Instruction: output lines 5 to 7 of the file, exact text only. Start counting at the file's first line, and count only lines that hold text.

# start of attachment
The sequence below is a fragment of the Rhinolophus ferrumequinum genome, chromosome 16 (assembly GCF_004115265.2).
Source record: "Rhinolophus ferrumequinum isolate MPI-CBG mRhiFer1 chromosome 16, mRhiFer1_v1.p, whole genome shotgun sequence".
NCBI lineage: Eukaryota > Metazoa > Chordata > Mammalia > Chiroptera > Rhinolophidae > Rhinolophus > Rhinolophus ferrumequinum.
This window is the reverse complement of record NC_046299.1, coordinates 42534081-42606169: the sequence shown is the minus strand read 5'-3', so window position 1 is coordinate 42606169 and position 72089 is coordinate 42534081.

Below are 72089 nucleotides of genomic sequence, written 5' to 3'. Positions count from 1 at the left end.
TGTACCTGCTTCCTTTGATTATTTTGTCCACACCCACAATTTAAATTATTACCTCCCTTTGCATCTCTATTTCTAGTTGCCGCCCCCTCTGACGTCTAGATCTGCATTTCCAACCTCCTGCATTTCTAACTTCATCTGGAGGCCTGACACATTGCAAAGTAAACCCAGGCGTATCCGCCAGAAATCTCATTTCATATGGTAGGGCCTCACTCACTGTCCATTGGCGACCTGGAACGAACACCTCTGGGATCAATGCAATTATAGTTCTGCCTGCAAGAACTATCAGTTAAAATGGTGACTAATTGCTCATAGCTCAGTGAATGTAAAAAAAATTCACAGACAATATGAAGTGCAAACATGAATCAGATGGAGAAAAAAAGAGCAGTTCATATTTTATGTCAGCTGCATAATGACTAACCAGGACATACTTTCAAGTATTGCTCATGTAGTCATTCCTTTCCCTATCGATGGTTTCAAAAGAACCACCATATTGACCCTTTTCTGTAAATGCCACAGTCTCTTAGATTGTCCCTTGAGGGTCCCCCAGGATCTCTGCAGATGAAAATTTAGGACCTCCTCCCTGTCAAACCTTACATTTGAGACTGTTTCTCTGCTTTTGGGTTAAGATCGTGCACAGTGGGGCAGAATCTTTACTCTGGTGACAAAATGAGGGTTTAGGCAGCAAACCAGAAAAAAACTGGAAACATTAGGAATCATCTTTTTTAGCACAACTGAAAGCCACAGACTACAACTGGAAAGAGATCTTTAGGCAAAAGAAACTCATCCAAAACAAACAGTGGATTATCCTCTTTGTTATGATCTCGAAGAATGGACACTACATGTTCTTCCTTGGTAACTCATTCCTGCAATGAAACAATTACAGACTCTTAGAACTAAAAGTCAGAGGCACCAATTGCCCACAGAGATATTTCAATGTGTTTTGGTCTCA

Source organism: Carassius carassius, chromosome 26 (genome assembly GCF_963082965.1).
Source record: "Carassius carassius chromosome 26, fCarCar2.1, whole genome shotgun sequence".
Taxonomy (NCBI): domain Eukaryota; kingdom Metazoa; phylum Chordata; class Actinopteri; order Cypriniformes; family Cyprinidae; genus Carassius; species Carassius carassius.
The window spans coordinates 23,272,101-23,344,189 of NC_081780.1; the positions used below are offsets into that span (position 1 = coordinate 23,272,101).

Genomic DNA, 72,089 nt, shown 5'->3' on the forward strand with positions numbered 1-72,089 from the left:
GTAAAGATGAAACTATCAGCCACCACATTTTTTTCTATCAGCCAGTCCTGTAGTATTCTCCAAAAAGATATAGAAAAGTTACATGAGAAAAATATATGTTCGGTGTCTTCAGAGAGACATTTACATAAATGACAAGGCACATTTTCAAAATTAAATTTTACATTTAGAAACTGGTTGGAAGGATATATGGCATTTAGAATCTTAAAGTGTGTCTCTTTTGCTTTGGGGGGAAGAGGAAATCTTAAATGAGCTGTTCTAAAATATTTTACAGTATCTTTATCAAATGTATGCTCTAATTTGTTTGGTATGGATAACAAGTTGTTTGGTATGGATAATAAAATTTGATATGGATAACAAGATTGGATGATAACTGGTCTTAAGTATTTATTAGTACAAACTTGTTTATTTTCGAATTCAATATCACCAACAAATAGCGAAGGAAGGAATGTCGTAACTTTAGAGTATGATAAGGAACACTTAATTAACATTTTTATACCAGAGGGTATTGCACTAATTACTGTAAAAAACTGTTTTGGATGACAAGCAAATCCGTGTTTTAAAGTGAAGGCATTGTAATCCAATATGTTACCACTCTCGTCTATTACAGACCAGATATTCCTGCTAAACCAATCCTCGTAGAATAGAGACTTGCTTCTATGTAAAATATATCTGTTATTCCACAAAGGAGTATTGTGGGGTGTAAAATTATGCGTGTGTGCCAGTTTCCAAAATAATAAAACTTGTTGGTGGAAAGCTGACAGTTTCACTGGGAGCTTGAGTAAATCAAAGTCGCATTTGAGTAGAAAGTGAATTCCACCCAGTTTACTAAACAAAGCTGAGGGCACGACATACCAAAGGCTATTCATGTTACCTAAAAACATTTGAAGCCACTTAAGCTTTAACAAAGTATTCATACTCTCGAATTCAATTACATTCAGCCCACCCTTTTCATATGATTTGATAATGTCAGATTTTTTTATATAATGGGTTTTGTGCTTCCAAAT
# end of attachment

Below are 72089 nucleotides of genomic sequence, written 5' to 3'. Positions count from 1 at the left end.
TGTACCTGCTTCCTTTGATTATTTTGTCCACACCCACAATTTAAATTATTACCTCCCTTTGCATCTCTATTTCTAGTTGCCGCCCCCTCTGACGTCTAGATCTGCATTTCCAACCTCCTGCATTTCTAACTTCATCTGGAGGCCTGACACATTGCAAAGTAAACCCAGGCGTATCCGCCAGAAATCTCATTTCATATGGTAGGGCCTCACTCACTGTCCATTGGCGACCTGGAACGAACACCTCTGGGATCAATGCAATTATAGTTCTGCCTGCAAGAACTATCAGTTAAAATGGTGACTAATTGCTCATAGCTCAGTGAATGTAAAAAAAATTCACAGACAATATGAAGTGCAAACATGAATCAGATGGAGAAAAAAAGAGCAGTTCATATTTTATGTCAGCTGCATAATGACTAACCAGGACATACTTTCAAGTATTGCTCATGTAGTCATTCCTTTCCCTATCGATGGTTTCAAAAGAACCACCATATTGACCCTTTTCTGTAAATGCCACAGTCTCTTAGATTGTCCCTTGAGGGTCCCCCAGGATCTCTGCAGATGAAAATTTAGGACCTCCTCCCTGTCAAACCTTACATTTGAGACTGTTTCTCTGCTTTTGGGTTAAGATCGTGCACAGTGGGGCAGAATCTTTACTCTGGTGACAAAATGAGGGTTTAGGCAGCAAACCAGAAAAAAACTGGAAACATTAGGAATCATCTTTTTTAGCACAACTGAAAGCCACAGACTACAACTGGAAAGAGATCTTTAGGCAAAAGAAACTCATCCAAAACAAACAGTGGATTATCCTCTTTGTTATGATCTCGAAGAATGGACACTACATGTTCTTCCTTGGTAACTCATTCCTGCAATGAAACAATTACAGACTCTTAGAACTAAAAGTCAGAGGCACCAATTGCCCACAGAGATATTTCAATGTGTTTTGGTCTCA

Source organism: Carassius carassius, chromosome 26 (genome assembly GCF_963082965.1).